## Thursday, April 5, 2012

### Image Cropping and Scaling Algorithm using "linear algebra"

THE SCENARIO:

I had to formulate an algorithm to convert an image of some resolution - say L x M and
crop / re-size the image into a new resolution say P x R such that I cover the maximum amount
of points/pixels from the original image.

APPLICATION:
This can be pretty much applied in a generic way to all programs and websites in need of an optimized algorithm to rescale / reduce the size of the original image in their application such as profile images in social networks etc.

THE APPROACH:

To cover the maximum amount of pixels from the original image we have to focus on cropping the image
to the target aspect ratio first and then re-scaling it to the new resolution. Hence, the problem comes down to achieving the target aspect ratio that would help me capture the maximum amount of pixels of the original image so that I end up with an image which is pretty close to what the original image should have been in the new resolution.

DETAILS:

The signature of the function before we started writing the algorithm:

def generate_image_aspect_ratio(path, old_res, new_res=None):
pass

Moving to a new aspect ratio was basic maths, so I formulated the equation which would
give me a new resolution with the same aspect ratio viz:

(old_x - X) / (old_y - Y) = new_x / new_y       ...(i)

where:

old_x * old_y = resolution of the original image
new_x * new_y = target resolution
X = the amount of pixels or points that should be cropped off via the x axis to achieve the target resolution
Y = the amount of pixels or points that should be cropped off via the y axis to achieve the target resolution

hence:
old_x / old_y = aspect ratio of the source
new_x / new_y = target aspect ratio

Now we have 2 variables X and Y that we need to minimize so that the highest amount
of pixels are captured from the original image.

The first thing I thought of to minimize these variables was to use differentiation,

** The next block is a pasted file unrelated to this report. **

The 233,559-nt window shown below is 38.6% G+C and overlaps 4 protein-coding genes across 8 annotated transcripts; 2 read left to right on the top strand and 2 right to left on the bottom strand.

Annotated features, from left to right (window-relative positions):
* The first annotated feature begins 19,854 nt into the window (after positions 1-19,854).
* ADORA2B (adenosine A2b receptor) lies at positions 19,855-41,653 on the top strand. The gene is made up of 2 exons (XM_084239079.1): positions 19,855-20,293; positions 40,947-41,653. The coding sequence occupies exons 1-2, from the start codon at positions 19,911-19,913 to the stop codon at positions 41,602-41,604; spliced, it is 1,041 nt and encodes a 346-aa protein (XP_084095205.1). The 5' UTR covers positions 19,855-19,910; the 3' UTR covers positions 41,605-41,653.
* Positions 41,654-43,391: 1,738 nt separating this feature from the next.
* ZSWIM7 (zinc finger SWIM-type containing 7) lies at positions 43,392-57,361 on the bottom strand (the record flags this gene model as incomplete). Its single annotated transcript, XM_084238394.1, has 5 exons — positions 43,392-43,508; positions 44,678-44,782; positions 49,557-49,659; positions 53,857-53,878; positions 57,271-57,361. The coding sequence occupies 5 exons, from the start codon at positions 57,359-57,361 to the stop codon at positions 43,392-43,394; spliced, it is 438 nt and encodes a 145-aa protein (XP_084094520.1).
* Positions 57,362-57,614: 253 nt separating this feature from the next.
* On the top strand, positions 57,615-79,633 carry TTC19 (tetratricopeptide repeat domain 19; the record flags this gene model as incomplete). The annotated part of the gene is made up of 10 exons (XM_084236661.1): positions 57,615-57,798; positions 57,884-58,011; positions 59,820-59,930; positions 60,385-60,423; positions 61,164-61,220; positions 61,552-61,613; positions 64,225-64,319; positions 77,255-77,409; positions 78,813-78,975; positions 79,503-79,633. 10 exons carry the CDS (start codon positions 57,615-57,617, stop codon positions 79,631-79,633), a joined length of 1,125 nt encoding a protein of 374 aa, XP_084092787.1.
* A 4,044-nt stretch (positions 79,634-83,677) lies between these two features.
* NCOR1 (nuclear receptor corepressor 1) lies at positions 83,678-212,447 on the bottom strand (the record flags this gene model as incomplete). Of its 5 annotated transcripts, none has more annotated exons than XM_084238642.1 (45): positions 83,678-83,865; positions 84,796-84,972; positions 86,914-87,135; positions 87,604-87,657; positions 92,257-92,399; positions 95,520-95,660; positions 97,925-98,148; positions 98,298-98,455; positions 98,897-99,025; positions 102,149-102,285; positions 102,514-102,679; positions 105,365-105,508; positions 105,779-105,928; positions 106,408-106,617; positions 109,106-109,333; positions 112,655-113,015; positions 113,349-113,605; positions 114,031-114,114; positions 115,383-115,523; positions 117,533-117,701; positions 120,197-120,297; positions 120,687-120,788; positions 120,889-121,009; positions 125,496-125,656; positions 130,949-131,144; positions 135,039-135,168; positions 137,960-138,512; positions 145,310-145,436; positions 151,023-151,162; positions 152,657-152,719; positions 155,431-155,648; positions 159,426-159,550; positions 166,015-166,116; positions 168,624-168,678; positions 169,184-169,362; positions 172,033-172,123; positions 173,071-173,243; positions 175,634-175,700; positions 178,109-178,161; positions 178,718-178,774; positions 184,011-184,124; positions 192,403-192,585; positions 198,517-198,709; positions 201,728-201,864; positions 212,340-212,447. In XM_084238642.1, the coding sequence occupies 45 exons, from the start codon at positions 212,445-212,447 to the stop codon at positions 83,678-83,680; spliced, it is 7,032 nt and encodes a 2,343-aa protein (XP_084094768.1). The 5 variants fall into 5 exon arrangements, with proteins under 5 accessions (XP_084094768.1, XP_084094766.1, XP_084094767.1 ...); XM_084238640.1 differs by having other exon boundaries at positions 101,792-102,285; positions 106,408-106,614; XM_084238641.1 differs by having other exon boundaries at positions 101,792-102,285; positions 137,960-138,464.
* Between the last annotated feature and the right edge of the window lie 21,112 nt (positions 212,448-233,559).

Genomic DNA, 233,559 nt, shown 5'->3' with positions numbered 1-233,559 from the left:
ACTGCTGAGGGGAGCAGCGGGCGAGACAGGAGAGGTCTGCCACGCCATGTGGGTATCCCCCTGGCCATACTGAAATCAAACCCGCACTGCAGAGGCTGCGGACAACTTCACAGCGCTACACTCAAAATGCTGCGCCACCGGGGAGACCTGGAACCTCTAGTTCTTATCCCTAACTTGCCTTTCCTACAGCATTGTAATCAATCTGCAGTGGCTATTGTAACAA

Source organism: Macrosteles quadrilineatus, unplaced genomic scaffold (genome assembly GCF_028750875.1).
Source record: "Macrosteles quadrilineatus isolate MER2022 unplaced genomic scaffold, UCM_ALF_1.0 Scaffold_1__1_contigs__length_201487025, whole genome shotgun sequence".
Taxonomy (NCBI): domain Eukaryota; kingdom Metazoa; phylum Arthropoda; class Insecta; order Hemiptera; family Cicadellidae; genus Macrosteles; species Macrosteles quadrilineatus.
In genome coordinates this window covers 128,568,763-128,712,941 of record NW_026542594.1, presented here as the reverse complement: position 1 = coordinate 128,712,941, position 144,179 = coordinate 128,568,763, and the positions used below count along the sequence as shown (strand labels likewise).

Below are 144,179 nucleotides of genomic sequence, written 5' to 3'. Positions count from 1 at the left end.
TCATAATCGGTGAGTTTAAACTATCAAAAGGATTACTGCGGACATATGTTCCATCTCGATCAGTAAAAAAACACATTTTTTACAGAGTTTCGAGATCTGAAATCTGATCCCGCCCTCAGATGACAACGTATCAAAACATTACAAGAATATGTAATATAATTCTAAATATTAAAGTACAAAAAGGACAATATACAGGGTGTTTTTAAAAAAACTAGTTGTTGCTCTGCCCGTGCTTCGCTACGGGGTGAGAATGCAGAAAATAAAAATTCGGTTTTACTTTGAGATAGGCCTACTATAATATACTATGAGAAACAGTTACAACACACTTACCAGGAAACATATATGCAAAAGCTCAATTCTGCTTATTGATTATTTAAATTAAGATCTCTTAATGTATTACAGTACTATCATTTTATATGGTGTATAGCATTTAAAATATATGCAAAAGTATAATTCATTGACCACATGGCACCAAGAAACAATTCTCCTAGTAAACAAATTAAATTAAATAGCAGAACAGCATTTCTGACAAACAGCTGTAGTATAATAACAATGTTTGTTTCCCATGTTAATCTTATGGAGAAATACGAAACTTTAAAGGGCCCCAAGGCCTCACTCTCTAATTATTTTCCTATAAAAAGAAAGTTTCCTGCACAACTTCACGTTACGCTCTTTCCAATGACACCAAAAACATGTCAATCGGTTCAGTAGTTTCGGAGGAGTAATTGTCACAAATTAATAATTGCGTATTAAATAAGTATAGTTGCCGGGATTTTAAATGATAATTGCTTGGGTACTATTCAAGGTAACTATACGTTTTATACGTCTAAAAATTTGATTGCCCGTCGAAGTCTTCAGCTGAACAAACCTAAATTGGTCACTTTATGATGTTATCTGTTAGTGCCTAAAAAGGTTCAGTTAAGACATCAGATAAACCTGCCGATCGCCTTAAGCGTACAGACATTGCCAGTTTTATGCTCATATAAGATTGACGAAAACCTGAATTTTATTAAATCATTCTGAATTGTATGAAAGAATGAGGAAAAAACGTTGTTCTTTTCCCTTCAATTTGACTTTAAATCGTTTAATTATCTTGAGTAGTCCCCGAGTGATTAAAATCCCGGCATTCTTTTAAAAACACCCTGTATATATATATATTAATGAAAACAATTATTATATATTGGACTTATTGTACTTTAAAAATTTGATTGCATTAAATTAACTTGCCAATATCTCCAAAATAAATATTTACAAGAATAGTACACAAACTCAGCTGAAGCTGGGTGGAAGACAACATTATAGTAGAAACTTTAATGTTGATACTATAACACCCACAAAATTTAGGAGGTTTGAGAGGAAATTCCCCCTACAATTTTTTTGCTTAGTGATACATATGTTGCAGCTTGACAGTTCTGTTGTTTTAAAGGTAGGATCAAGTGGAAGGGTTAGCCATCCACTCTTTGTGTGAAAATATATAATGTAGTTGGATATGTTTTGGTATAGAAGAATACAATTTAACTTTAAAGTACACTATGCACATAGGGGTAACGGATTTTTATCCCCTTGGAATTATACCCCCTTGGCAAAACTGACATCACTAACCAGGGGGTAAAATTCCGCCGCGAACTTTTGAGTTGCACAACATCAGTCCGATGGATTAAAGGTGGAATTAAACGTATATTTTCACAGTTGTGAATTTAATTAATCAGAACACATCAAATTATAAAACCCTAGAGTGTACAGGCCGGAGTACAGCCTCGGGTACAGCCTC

but since equation is linear and it did not make sense to put dY/dX = 0 and get the maxima or minima.

One thing I observed here was the values of X of Y should be positive since we
cannot exceed the number of pixels of the original resolution.Hence if we plot a
graph or Y to X, the values we'd minimize would lie in the first quadrant (bulb lights up!):

Rearranging equation (i) to form the equation of a straight line:

Y = (new_y/new_x)X + (old_y - old_x*new_y/new_x)     ...(ii)

analoguous to the equation of the straight line

Y = mX + c      ...(iii)

where:

m = slope of the line = new_y/new_x     ...(iv)
c = Y intercept of the line when X --> 0 = old_y - old_x *new_y/new_x       ...(v)

Notice the slope of the line is always positive as new_y/new_x is always positive.
Hence the line would be at an acute angle to the positive x axis.

The Y intercept i.e. c is therefore the deciding factor on whether X should be zeroed
or Y so that both X and Y are positive.

Thus if:
c >= 0 we get the positive minimum value of Y = c at X = 0
and
c < 0 we get a positive minimum value of X = -c/m at Y = 0

So, once we have positive mimimum values of X and Y, we can crop the image to
the resolution (old_x - X) * (old_y -Y) which is of the exact/similar aspect ratio
of new_x/new_y.
The next step that follows is re-sizing the image to the resolution new_x * new_y.

This algorithm works for all scenarios viz old_x > new_x or old_x <= new_x or old_y > new_y
or old_y <= new_y. Using this algorithm reduces the number of comparisons to just one variable
that is the Y intercept c and also makes the computations easy.

The code would be published in an EDIT, request for the code via email or in comments.
Θ Ω Sushant ♂

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